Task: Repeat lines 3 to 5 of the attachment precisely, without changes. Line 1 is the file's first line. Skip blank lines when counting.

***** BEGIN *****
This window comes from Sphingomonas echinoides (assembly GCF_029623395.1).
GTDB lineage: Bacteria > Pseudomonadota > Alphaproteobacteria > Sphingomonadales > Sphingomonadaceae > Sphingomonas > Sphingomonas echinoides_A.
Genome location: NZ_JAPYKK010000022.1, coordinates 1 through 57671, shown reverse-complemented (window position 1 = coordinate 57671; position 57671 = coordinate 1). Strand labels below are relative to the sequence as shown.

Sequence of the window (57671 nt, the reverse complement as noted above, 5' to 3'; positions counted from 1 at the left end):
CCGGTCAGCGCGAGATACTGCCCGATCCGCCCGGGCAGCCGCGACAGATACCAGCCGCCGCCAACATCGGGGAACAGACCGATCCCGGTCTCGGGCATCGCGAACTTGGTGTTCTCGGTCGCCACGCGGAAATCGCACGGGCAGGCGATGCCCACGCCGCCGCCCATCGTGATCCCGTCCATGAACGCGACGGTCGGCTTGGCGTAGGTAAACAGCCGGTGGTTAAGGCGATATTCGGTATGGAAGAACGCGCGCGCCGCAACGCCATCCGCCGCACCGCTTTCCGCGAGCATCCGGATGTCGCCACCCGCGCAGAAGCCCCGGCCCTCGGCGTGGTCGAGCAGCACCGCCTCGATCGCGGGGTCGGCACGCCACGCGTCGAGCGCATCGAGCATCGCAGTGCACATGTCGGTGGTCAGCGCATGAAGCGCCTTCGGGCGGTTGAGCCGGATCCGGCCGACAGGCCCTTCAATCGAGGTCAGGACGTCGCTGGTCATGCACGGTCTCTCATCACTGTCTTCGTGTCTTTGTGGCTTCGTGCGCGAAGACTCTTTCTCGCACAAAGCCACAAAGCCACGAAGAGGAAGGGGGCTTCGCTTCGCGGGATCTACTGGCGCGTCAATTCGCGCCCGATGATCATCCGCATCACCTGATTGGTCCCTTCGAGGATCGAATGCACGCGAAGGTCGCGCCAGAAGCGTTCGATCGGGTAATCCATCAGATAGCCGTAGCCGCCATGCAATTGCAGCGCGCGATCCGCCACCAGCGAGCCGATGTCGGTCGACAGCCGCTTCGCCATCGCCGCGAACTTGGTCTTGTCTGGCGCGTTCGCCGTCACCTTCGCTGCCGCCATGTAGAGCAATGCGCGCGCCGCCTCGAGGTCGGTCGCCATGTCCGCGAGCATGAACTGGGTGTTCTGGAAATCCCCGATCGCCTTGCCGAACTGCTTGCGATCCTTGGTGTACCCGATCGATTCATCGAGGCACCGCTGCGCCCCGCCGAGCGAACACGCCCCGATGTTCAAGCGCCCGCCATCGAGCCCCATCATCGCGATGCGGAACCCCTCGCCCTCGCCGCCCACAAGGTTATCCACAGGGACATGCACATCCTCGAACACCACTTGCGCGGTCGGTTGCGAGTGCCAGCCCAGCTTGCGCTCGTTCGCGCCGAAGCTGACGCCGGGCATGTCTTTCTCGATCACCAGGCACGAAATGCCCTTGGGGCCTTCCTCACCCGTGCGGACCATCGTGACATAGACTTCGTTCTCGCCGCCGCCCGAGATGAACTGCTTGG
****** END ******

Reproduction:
Genome location: NZ_JAPYKK010000022.1, coordinates 1 through 57671, shown reverse-complemented (window position 1 = coordinate 57671; position 57671 = coordinate 1). Strand labels below are relative to the sequence as shown.

Sequence of the window (57671 nt, the reverse complement as noted above, 5' to 3'; positions counted from 1 at the left end):
CCGGTCAGCGCGAGATACTGCCCGATCCGCCCGGGCAGCCGCGACAGATACCAGCCGCCGCCAACATCGGGGAACAGACCGATCCCGGTCTCGGGCATCGCGAACTTGGTGTTCTCGGTCGCCACGCGGAAATCGCACGGGCAGGCGATGCCCACGCCGCCGCCCATCGTGATCCCGTCCATGAACGCGACGGTCGGCTTGGCGTAGGTAAACAGCCGGTGGTTAAGGCGATATTCGGTATGGAAGAACGCGCGCGCCGCAACGCCATCCGCCGCACCGCTTTCCGCGAGCATCCGGATGTCGCCACCCGCGCAGAAGCCCCGGCCCTCGGCGTGGTCGAGCAGCACCGCCTCGATCGCGGGGTCGGCACGCCACGCGTCGAGCGCATCGAGCATCGCAGTGCACATGTCGGTGGTCAGCGCATGAAGCGCCTTCGGGCGGTTGAGCCGGATCCGGCCGACAGGCCCTTCAATCGAGGTCAGGACGTCGCTGGTCATGCACGGTCTCTCATCACTGTCTTCGTGTCTTTGTGGCTTCGTGCGCGAAGACTCTTTCTCGCACAAAGCCACAAAGCCACGAAGAGGAAGGGGGCTTCGCTTCGCGGGATCTACTGGCGCGTCAATTCGCGCCCGATGATCATCCGCATCACCTGATTGGTCCCTTCGAGGATCGAATGCACGCGAAGGTCGCGCCAGAAGCGTTCGATCGGGTAATCCATCAGATAGCCGTAGCCGCCATGCAATTGCAGCGCGCGATCCGCCACCAGCGAGCCGATGTCGGTCGACAGCCGCTTCGCCATCGCCGCGAACTTGGTCTTGTCTGGCGCGTTCGCCGTCACCTTCGCTGCCGCCATGTAGAGCAATGCGCGCGCCGCCTCGAGGTCGGTCGCCATGTCCGCGAGCATGAACTGGGTGTTCTGGAAATCCCCGATCGCCTTGCCGAACTGCTTGCGATCCTTGGTGTACCCGATCGATTCATCGAGGCACCGCTGCGCCCCGCCGAGCGAACACGCCCCGATGTTCAAGCGCCCGCCATCGAGCCCCATCATCGCGATGCGGAACCCCTCGCCCTCGCCGCCCACAAGGTTATCCACAGGGACATGCACATCCTCGAACACCACTTGCGCGGTCGGTTGCGAGTGCCAGCCCAGCTTGCGCTCGTTCGCGCCGAAGCTGACGCCGGGCATGTCTTTCTCGATCACCAGGCACGAAATGCCCTTGGGGCCTTCCTCACCCGTGCGGACCATCGTGACATAGACTTCGTTCTCGCCGCCGCCCGAGATGAACTGCTTGG